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Fueled by resentment toward the growing influence of the Sicilian immigrant community, the ruling elite of New Orleans turn on the strangers in their midst. Rumors fly of the Sicilian’s secret “Stiletto” societies; blame is placed on members of the immigrant community for the assassination of the Chief of Police. After a hasty trial with no evidence, the Sicilian defendants are acquitted.  Enraged, city leaders rally the populace. A mob advances on the prison where the men are being held and eleven of them are murdered, their bodies strewn across the prison yard and left hanging from tree branches. 


This sad, true episode laid bare the power of violent anti-immigrant rhetoric in America. The horror of the lynching, however, was generally accepted across the country as an example of honorable justice and community protection. 


This opera has duel themes - the complex and emotional foundations of xenophobia, its translation of fear into violence, and the ramifications on its victims and perpetrators, and the pursuit and loss of power, between classes, between individuals, and within a society.  These themes remain particularly relevant. Global refugee crises continue unabated, as do the wide range of cultural and governmental responses, from acceptance and assimilation to violent rejection.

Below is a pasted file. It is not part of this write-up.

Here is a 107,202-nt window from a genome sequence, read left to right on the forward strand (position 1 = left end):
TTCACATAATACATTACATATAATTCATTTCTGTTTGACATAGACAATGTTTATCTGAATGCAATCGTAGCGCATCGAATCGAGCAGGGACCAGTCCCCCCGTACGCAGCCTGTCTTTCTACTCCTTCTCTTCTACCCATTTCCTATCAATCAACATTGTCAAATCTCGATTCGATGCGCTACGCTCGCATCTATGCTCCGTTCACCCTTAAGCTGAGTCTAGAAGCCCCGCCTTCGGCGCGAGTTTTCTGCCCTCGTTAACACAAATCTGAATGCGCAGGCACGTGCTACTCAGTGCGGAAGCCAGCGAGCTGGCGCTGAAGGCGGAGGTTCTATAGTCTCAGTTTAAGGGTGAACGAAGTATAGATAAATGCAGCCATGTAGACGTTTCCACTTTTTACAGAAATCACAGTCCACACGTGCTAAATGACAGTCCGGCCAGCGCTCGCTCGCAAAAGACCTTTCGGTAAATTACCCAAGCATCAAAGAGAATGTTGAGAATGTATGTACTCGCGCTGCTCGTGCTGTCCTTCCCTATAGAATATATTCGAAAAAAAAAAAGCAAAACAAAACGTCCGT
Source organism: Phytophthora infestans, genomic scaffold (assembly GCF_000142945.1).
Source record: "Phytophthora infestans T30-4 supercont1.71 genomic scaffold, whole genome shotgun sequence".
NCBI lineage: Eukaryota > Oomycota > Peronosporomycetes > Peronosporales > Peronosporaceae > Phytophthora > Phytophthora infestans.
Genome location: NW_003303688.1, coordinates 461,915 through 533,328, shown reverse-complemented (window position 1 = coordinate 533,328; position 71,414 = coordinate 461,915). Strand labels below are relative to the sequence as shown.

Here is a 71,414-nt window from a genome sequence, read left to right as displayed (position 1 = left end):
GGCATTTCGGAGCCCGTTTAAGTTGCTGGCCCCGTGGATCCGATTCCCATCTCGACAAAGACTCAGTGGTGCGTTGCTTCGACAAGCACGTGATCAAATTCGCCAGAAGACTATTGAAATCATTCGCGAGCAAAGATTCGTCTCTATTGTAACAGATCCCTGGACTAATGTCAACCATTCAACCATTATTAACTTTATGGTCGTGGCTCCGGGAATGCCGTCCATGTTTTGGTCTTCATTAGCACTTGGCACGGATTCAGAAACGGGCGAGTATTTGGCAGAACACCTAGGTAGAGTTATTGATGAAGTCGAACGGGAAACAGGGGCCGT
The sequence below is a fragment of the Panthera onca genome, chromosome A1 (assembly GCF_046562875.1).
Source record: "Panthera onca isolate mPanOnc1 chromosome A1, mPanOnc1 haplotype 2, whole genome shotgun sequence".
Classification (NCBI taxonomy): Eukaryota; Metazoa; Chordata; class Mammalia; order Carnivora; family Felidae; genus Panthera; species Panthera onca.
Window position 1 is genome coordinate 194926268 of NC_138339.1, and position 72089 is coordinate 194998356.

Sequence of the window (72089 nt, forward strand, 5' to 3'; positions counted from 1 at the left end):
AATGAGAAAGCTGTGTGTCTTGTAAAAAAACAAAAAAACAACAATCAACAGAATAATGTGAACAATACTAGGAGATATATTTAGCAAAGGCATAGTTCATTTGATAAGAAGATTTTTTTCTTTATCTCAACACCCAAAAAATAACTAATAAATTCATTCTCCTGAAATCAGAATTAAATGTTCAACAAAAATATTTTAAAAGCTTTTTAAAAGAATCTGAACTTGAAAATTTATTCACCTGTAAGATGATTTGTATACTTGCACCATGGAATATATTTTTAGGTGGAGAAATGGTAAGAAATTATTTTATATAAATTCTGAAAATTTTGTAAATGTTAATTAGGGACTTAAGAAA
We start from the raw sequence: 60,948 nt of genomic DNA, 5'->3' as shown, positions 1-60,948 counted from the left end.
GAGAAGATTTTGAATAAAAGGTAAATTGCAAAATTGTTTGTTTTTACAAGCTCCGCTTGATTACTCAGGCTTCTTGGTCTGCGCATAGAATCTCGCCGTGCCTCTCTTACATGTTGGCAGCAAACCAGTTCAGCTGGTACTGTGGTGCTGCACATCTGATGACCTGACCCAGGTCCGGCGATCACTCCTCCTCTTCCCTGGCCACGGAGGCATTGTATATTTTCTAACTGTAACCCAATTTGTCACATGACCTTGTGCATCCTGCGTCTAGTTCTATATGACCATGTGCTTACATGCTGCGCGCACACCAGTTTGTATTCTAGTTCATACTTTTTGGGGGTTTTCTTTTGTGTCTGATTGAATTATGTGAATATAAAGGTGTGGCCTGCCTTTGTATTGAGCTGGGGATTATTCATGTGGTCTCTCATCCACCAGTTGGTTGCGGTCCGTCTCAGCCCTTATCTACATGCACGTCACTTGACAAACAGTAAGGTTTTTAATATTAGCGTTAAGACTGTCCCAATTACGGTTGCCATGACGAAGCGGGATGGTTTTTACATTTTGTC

What a dramatization of this episode shows is that - almost word for word - the sentiments toward late-19th century immigration are the same that fuel contemporary nationalist and anti-immigrant rhetoric in America, the only difference being that Latinos and Muslims now fill the role held - in this instance - by Sicilians. 

Mark Twain wrote: “History never repeats itself, but it rhymes.” One work of art is not enough to illuminate such sprawling injustice and human cruelty. By placing history on a level stage, however, society can examine and recognize the rhyming nature of our historical narratives. 

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